The UN Recover Better campaign states that:

Human Rights must be at the centre of the post COVID-19 world.

The COVID-19 crisis has been fuelled by deepening poverty, rising inequalities, structural and entrenched discrimination and other gaps in human rights protection. Only measures to close these gaps and advance human rights can ensure we fully recover and build back a world that is better, more resilient, just, and sustainable.

    • End discrimination of any kind: Structural discrimination and racism have fuelled the COVID-19 crisis. Equality and non-discrimination are core requirements for a post-COVID world.
    • Address inequalities: To recover from the crisis, we must also address the inequality pandemic. For that, we need to promote and protect economic, social, and cultural rights. We need a new social contract for a new era.
    • Encourage participation and solidarity: We are all in this together. From individuals to governments, from civil society and grass-roots communities to the private sector, everyone has a role in building a post-COVID world that is better for present and future generations. We need to ensure the voices of the most affected and vulnerable inform the recovery efforts.
    • Promote sustainable development: We need sustainable development for people and planet. Human rights, the 2030 Agenda and the Paris Agreement are the cornerstone of a recovery that leaves no one behind.

In a commentary appearing on the Journal of the American Medical Association website entitled, Racism, Not Race, Drives Inequity Across the COVID-19 Continuum, the authors noted that “significant racial and ethnic inequities have persisted across the continuum of COVID-19 morbidity, hospitalization, and mortality,” and “that fundamental causes of COVID-19 inequity include systemically racist policies, such as historic racial segregation and their inextricable downstream effects on the differential quality and distribution of housing, transportation, economic opportunity, education, food, air quality, health care, and beyond.” Similarly, we know that in Texas Black and Latinx peoplemade up approximately 75% of new HIV diagnoses in 2018 and that in order to reach the goals of the Achieving Together Plan, we must address these systemic barriers to equitable health outcomes.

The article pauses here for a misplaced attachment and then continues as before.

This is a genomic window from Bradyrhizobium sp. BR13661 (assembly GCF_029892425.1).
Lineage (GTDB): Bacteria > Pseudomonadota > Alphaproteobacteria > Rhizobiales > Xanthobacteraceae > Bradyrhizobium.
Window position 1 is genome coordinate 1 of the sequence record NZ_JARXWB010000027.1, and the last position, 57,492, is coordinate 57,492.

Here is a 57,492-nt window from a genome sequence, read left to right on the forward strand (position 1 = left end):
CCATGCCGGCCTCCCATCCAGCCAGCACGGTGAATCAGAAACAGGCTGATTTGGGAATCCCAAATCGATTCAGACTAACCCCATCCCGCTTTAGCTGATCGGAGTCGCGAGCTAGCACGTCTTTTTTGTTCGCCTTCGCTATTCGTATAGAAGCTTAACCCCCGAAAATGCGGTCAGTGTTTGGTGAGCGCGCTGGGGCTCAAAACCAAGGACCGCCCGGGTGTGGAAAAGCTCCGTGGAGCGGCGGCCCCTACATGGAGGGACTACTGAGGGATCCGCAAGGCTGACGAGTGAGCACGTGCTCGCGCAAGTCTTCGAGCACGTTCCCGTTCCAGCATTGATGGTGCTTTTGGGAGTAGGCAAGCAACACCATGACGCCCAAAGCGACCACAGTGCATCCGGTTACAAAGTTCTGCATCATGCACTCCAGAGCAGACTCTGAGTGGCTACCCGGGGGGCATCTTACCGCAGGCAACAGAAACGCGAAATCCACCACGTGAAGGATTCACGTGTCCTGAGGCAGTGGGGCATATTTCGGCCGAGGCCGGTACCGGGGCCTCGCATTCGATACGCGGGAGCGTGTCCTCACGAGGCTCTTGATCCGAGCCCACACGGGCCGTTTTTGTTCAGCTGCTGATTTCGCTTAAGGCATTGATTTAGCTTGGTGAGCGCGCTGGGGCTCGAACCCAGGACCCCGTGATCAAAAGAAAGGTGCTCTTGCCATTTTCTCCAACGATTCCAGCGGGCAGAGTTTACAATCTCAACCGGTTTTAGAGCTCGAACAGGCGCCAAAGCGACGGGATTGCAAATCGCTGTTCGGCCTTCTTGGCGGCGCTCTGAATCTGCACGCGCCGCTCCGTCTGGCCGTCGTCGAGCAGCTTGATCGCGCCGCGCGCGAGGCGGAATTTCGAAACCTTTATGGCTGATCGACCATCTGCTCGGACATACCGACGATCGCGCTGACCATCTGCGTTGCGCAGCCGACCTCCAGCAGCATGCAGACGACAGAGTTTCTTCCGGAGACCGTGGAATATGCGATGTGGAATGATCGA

(Image courtesy of amfAR)

Aligning with the 2020 Human Rights Day theme, the guiding principles of the Achieving Together Plan encourage us to follow the principles of social justice, equity, integration, empowerment, advocacy, and community to combat the HIV epidemic in Texas. It is only through acknowledging and honoring the humanity in each of us and addressing systemic racism and inequities while promoting human rights for all that we can truly end the HIV Epidemic in Texas and beyond.

Learn more about Human Rights Day here.

Achieving Together Honors World AIDS Day

UNAIDS declared the theme of this year’s World AIDS Day (December 1) to be “Global solidarity, shared responsibility,” and we at Achieving Together Texas couldn’t agree more with the theme. With the emergence of the COVID-19 pandemic this year, people living with HIV have faced a number of physical, emotional, psychological challenges. Many people in the HIV community have lost loved ones to COVID-19 this year – and much like HIV – the pandemic has only further exacerbated and shone a light on the inequities that exist in our current systems.

The guiding principles of the Achieving Together Plan implore us to use equity as a lens through which we advance our work and commit ourselves to the principles of social justice, equity, integration, empowerment, advocacy, and community. These guiding principles echo the UNAIDS theme of “Global solidarity, shared responsibility.”

We’d like to share a few excerpts from this year’s UNAIDS World AIDS Day website:

In 2020, the world’s attention has been focused by the COVID-19 pandemic on health and how pandemics affect lives and livelihoods. COVID-19 is showing once again how health is interlinked with other critical issues, such as reducing inequality, human rights, gender equality, social protection and economic growth. With this in mind, this year the theme of World AIDS Day is “Global solidarity, shared responsibility.”

Global solidarity and shared responsibility requires us to view global health responses, including the AIDS response, in a new way. It requires the world to come together to ensure that: